A phantom read happens when a transaction T1 retrieves a set of data items matching some search condition and concurrently running transaction T2 makes a change that modifies the set of items that match that condition. In other words: (r1[P] and w2[x in P] in any order)…((c1 or a1) and (c2 or a2) in any order), where P is a set of results. Phantom reads are usually less serious than dirty or non-repeatable reads because it generally doesn’t matter if item x in P is written before or after T1 finishes unless T1 is itself explicitly reading x. And in this case the phenomenon would no longer be a phantom read, but would instead be a dirty or non-repeatable read per the definitions above. That said, there are some cases where phantom reads are problematic, in particular where T1 writes [x in P] and later aborts (a dirty phantom read?). As you’ll see below, we prevent these.
The isolation levels ANSI defines are based on which of these three phenomena are possible at that isolation level. They are:
For read-only transactions, MarkLogic provides fully serializable isolation. For update transactions, MarkLogic is somewhere between ANSI REPEATABLE READ and ANSI SERIALIZABLE in that we prevent dirty and non-repeatable reads, dirty writes, and some but not all types of phantom reads.
I don’t know of any DBMS that provides fully-serializable update transactions by default. The cost in terms of transaction throughput so far exceeds the benefit that it just doesn’t make sense. There are DBMSes (like Oracle, for example) that provide settings that can increase the isolation level at the expense of throughput. MarkLogic customers can manage the level of isolation on a granular basis to choose the right balance between concurrency and isolation for their applications. Read on to learn how.
Although there are other ways of providing isolation (e.g. Optimistic Concurrency), many DBMSes (including MarkLogic) do it by coordinating locks on records in the database (called item locks) across transactions. Locking helps ensure a level of isolation, but it does this at the expense of concurrency, since a transaction that requires a lock on an item must wait until that lock is available. Locks are either shared locks (which can be held by more than one transaction) or exclusive locks (which can be held by only one transaction at a time). In most DBMSes (including MarkLogic), locks taken when reading an item are shared and locks taken when writing an item are exclusive.
To avoid what’s called a wormhole transaction, no lock should be taken in a transaction after any lock is released within that transaction. A system that observes this rule is said to use two-phase locking (not to be confused with two-phase commit), because there is a phase in the transaction when locks are taken, and a second phase when they are released. MarkLogic releases locks only after a commit or rollback is completed, so we conform to this rule.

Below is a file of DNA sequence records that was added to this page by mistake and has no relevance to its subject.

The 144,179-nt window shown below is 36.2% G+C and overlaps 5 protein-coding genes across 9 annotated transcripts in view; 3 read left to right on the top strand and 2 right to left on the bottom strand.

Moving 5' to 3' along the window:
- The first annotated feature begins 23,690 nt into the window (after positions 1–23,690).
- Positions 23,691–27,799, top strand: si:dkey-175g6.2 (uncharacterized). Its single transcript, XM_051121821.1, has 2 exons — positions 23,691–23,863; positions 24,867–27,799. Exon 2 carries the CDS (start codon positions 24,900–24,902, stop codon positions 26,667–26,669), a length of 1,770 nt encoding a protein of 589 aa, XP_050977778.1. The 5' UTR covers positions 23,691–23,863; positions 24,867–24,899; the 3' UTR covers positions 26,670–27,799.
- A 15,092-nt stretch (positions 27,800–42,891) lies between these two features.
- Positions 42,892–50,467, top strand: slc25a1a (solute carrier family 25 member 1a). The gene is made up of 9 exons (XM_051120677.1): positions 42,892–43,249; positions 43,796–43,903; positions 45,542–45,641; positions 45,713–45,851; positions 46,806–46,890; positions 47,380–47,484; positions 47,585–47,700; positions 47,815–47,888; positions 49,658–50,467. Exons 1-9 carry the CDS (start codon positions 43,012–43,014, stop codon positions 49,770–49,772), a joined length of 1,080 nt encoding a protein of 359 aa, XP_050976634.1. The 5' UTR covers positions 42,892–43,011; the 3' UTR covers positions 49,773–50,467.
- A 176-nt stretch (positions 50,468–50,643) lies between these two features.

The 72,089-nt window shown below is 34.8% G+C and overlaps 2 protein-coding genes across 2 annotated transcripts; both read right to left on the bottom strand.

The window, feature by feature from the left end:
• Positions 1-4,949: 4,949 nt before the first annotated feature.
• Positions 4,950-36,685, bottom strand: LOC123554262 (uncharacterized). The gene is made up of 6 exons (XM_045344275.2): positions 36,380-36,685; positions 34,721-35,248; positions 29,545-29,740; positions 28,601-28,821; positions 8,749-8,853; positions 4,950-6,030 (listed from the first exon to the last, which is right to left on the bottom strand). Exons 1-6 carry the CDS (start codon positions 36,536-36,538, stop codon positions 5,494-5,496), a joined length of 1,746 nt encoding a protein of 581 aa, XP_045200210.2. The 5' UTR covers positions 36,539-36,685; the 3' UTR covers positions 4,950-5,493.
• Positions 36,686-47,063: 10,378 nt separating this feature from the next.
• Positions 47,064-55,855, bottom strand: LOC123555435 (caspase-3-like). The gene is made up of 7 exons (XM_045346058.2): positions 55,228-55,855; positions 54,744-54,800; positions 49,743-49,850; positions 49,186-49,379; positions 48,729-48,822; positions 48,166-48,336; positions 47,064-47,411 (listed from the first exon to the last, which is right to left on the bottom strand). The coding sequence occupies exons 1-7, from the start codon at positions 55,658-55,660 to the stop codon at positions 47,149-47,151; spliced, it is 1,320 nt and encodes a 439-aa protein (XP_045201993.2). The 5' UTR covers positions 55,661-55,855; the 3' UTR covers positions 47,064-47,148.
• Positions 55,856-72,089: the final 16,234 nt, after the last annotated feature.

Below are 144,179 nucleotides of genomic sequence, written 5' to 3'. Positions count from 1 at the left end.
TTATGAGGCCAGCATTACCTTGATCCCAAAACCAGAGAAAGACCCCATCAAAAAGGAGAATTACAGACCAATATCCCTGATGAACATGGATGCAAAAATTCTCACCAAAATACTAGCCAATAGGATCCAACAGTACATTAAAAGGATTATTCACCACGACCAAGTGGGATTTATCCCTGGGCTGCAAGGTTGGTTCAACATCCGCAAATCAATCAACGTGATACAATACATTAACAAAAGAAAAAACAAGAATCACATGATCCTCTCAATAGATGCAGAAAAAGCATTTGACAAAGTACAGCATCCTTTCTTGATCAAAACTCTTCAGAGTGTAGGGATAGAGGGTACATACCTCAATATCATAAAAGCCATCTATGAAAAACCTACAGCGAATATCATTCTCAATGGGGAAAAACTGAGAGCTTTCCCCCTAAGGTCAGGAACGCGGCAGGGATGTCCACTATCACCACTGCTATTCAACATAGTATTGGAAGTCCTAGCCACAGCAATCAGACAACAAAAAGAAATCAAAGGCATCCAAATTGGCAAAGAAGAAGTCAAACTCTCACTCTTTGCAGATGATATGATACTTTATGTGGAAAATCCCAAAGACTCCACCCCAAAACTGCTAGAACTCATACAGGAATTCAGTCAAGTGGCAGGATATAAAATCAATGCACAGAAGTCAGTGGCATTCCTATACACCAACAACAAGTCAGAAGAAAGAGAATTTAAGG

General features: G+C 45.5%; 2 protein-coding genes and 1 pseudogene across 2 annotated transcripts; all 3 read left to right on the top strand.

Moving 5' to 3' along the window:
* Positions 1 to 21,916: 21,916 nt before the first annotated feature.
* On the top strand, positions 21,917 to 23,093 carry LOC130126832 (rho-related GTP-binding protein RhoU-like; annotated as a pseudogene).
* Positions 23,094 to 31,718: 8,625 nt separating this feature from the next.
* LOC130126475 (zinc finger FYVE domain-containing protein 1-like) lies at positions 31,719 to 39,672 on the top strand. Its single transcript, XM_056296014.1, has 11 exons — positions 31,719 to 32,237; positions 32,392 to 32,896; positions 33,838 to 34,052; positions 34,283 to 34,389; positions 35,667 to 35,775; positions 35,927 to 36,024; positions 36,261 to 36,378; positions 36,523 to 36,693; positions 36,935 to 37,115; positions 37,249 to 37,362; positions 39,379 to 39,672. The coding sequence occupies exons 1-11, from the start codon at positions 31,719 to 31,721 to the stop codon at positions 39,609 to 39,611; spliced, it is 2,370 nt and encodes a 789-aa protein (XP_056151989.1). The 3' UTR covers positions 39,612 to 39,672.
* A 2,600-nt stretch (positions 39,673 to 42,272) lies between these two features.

MarkLogic prevents dirty and non-repeatable reads (and dirty writes) by taking item locks on items that are being read or written during a transaction, and then releasing those locks only upon completion of the transaction (post-commit or post-abort). When a transaction needs a shared lock on an item on which another transaction has an exclusive lock, or when a transaction needs an exclusive lock on an item on which another transaction has a shared or exclusive lock, that transaction waits until the conflicting lock is released. Deadlock detection helps prevent cases where two transactions are waiting on each other for exclusive locks. If MarkLogic detects a deadlock condition, it will attempt to resolve it by aborting and retrying one of the transactions.
In addition, MarkLogic prevents some types of phantom reads by taking item locks on the set of items in a search result (this is why Support will tell you that searching for millions of documents in an update transaction is a bad idea). This prevents phantom reads involving T2 removing an item in a set that T1 previously searched, or T2 finding an item in a set that T1 wrote but hasn’t yet committed. It does not prevent phantom reads involving T2 inserting an item in a set that T1 previously searched, or those involving T2 searching for items and not seeing an item because it was deleted by concurrently-running transaction T1.
To avoid all phantom reads via locking, it is necessary to take locks not just on items that currently match the search criteria, but also on all items that could match the search criteria, whether they currently exist in the database or not. Such locks are called predicate locks. Because you can search for pretty-much anything in MarkLogic, guaranteeing a predicate lock for arbitrary searches would require locking the entire database. From a concurrency and throughput perspective, this is obviously not desirable. MarkLogic therefore leaves the decision to take predicate locks and the scope of those locks in the hands of application developers. Because the predicate domain can frequently be narrowed down with some application-specific knowledge, this provides the best balance between isolation and concurrency. To take a predicate lock, you lock a synthetic URI representing the predicate domain in every transaction that reads from or writes to that domain. You can take shared locks on a synthetic URI via fn:doc(URI). Exclusive locks are taken via xdmp:lock-for-update(URI).
Note that predicate locks should only be taken in situations where the types of phantom reads we don’t already prevent are intolerable. Generally this is rare. If your application can get by with the level of isolation we provide out of the box, then you should generally not take predicate locks, because any additional locking results in additional serialization and will impact performance.
It may sound strange to talk about isolation for read-only transactions, but read-only transactions run concurrently with update transactions, so the question of how isolated they are from these concurrent updates is valid. Because of MVCC, in MarkLogic all read-only transactions are fully isolated from all concurrently running update transactions. Not only that, but all read-only transactions run completely lock-free which contributes to MarkLogic’s high query performance. We do this by running read-only queries at a specific timestamp that is guaranteed to be lower than the timestamp of any currently-running update. There are three options for what timestamp we run them at:
To summarize, MarkLogic automatically provides a level above ANSI REPEATABLE READ isolation for update transactions and true serializable isolation for read-only (query) transactions. MarkLogic can be made to provide ANSI SERIALIZABLE isolation for update transactions, but doing so requires developers to manage their own predicate locks.
To learn more, please refer to our excellent documentation, in particular Understanding Transactions in MarkLogic Server.
View all posts from David Gorbet on the Progress blog. Connect with us about all things application development and deployment, data integration and digital business.